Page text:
A fresh production of student and prize-winning playwright Anna Jordan’s 2014 play that promises to shock and excite.


Blow is a one-man play about sex, death and a compulsive fantasist, written by student Florence Read.


‘The string is the thing’ is the refrain of this new play by student Lauren Jackson.


Mike is an ex-boxer and Joyce is an ex-prostitute. The excitement and conflict of the past now behind them, they have become accustomed to the everyday grime of their London bedsit.


Citric Acid is a pithily absurdist satire of the hipster generation by students Mina Ebtehadj- Marquis and Alex Newton.


Devised by Knotworks, an exciting new student ensemble, this is a politicised, tender and funny look at modern womanhood in all its forms.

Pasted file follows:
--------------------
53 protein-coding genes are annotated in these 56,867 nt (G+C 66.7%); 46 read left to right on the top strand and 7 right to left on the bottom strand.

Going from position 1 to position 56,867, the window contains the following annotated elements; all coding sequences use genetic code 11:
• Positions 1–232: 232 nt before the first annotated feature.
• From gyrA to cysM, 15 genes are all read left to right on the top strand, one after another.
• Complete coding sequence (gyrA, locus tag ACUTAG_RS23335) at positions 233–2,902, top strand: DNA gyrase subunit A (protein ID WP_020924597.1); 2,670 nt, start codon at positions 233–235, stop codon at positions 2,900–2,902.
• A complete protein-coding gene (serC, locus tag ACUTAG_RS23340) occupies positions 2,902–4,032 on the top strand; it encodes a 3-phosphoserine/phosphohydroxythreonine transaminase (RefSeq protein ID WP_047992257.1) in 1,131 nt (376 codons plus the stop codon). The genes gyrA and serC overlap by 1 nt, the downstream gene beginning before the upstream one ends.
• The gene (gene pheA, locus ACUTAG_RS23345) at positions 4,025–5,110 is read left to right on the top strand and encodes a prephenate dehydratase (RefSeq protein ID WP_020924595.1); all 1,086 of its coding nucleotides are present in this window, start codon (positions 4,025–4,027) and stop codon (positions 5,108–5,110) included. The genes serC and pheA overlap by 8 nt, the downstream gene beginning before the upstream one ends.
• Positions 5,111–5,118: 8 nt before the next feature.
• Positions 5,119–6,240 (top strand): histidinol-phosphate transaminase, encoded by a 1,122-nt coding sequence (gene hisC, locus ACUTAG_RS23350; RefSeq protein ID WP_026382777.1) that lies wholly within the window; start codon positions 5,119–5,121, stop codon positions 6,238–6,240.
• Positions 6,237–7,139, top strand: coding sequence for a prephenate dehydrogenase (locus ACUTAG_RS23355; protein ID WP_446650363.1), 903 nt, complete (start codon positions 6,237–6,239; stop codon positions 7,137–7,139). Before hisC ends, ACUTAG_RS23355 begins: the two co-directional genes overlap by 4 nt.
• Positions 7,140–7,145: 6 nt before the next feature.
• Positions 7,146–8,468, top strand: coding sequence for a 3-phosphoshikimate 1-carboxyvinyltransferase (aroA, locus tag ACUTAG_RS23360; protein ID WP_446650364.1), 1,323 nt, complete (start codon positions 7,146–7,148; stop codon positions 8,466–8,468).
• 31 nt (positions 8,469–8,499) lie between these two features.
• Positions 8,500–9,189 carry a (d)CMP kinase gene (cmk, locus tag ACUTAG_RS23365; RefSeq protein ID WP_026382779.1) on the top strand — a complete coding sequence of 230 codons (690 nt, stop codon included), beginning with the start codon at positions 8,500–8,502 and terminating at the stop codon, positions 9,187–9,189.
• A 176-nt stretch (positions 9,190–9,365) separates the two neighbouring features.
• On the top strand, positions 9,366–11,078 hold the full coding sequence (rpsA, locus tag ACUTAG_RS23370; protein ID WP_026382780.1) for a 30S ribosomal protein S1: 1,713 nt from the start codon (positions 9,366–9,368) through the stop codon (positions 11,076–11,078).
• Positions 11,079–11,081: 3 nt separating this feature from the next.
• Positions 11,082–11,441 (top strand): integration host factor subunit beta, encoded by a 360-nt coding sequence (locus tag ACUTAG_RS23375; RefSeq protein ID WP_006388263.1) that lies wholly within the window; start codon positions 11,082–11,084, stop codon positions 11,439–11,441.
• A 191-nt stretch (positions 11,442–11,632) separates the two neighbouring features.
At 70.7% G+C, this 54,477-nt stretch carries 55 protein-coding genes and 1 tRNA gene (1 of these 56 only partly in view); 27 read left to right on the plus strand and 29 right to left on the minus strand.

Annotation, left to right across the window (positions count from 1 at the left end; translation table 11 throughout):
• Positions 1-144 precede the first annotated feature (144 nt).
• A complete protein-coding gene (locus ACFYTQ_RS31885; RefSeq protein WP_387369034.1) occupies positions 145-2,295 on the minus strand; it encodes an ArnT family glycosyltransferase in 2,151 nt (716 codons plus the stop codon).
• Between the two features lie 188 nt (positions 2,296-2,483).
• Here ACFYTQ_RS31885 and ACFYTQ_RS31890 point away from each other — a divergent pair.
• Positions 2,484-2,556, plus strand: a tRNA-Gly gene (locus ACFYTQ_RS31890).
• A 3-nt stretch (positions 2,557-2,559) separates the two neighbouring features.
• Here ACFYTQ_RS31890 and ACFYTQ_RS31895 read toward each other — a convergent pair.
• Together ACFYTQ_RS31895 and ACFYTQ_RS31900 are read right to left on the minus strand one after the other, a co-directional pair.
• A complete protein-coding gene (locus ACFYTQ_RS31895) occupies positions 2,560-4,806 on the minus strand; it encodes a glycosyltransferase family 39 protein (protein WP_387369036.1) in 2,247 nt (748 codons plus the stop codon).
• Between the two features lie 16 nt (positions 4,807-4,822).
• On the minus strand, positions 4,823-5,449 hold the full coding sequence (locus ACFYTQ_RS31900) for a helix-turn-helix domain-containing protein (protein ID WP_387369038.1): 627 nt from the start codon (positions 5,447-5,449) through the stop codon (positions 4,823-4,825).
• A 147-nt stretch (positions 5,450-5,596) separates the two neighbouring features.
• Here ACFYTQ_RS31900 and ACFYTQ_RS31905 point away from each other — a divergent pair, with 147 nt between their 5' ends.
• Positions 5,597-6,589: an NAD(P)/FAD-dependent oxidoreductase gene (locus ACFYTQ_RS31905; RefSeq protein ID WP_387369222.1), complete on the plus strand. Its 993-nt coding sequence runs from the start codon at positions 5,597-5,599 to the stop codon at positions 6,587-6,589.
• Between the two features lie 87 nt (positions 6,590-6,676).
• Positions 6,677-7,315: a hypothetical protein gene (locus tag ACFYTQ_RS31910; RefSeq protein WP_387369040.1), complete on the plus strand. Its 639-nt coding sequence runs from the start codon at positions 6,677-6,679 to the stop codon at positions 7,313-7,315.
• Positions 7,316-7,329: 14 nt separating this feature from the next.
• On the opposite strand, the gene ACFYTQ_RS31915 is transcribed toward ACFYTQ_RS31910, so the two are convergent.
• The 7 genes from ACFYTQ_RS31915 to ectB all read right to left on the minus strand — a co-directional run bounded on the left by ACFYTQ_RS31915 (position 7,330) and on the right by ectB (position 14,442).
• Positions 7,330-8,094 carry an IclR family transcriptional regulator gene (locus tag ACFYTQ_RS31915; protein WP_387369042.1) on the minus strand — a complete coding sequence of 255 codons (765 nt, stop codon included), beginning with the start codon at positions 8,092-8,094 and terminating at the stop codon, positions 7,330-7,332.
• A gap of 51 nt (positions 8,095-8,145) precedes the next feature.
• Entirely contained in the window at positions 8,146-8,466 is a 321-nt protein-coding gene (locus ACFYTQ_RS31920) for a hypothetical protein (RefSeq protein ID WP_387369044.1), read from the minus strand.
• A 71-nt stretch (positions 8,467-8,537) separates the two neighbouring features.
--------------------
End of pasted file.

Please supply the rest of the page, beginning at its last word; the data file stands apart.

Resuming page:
One of Jacobean England’s most monstrous offspring, The Changeling is a psychological thriller that’s second to none.


You wake up. You realise you’ve misunderstood everything you thought was important. But can you rewrite your life?


The Oxford Jazz Masters Series returns to the BT for an evening of exciting contemporary jazz sounds, featuring superb cellist Hannah Marshall.


A collection of pieces that fuse contemporary dance and modern ballet, all exploring different aspects of proximity, from intimate and tender human contact to confined, claustrophobic desperation.


This fascinating one-man show, performed by Tim Hardy (RSC), highlights the dramatic events and tragedy surrounding Galileo’s trial, and how he misjudged the politics and thinking of the time.


Oxford University’s annual Cuppers festival is the ideal introduction to Oxford student drama.


This exciting talk from Matt Baron traces our fascination with giant killer creatures back through history, unearthing the real-life animals that inspired some of our most popular myths.